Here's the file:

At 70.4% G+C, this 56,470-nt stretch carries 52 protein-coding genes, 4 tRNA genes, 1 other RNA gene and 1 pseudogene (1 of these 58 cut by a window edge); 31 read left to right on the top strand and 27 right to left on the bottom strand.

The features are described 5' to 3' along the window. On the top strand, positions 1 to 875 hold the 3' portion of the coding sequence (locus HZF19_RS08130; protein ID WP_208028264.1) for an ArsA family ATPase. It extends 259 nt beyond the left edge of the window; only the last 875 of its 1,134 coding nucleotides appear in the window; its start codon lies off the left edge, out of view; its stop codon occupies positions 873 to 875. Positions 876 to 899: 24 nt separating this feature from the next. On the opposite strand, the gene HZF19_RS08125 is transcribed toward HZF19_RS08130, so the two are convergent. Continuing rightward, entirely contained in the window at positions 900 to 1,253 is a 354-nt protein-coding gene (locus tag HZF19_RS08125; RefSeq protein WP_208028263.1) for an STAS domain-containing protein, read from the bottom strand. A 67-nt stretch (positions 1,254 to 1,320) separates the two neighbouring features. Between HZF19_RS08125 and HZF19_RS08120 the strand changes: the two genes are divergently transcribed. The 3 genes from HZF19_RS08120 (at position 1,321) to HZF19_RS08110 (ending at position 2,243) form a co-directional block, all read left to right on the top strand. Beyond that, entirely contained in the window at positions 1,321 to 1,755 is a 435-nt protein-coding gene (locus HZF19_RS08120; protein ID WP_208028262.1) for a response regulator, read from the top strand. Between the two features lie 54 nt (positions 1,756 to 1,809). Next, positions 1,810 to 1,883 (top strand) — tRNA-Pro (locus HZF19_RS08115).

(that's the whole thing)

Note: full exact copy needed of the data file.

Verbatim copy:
At 70.4% G+C, this 56,470-nt stretch carries 52 protein-coding genes, 4 tRNA genes, 1 other RNA gene and 1 pseudogene (1 of these 58 cut by a window edge); 31 read left to right on the top strand and 27 right to left on the bottom strand.

The features are described 5' to 3' along the window. On the top strand, positions 1 to 875 hold the 3' portion of the coding sequence (locus HZF19_RS08130; protein ID WP_208028264.1) for an ArsA family ATPase. It extends 259 nt beyond the left edge of the window; only the last 875 of its 1,134 coding nucleotides appear in the window; its start codon lies off the left edge, out of view; its stop codon occupies positions 873 to 875. Positions 876 to 899: 24 nt separating this feature from the next. On the opposite strand, the gene HZF19_RS08125 is transcribed toward HZF19_RS08130, so the two are convergent. Continuing rightward, entirely contained in the window at positions 900 to 1,253 is a 354-nt protein-coding gene (locus tag HZF19_RS08125; RefSeq protein WP_208028263.1) for an STAS domain-containing protein, read from the bottom strand. A 67-nt stretch (positions 1,254 to 1,320) separates the two neighbouring features. Between HZF19_RS08125 and HZF19_RS08120 the strand changes: the two genes are divergently transcribed. The 3 genes from HZF19_RS08120 (at position 1,321) to HZF19_RS08110 (ending at position 2,243) form a co-directional block, all read left to right on the top strand. Beyond that, entirely contained in the window at positions 1,321 to 1,755 is a 435-nt protein-coding gene (locus HZF19_RS08120; protein ID WP_208028262.1) for a response regulator, read from the top strand. Between the two features lie 54 nt (positions 1,756 to 1,809). Next, positions 1,810 to 1,883 (top strand) — tRNA-Pro (locus HZF19_RS08115).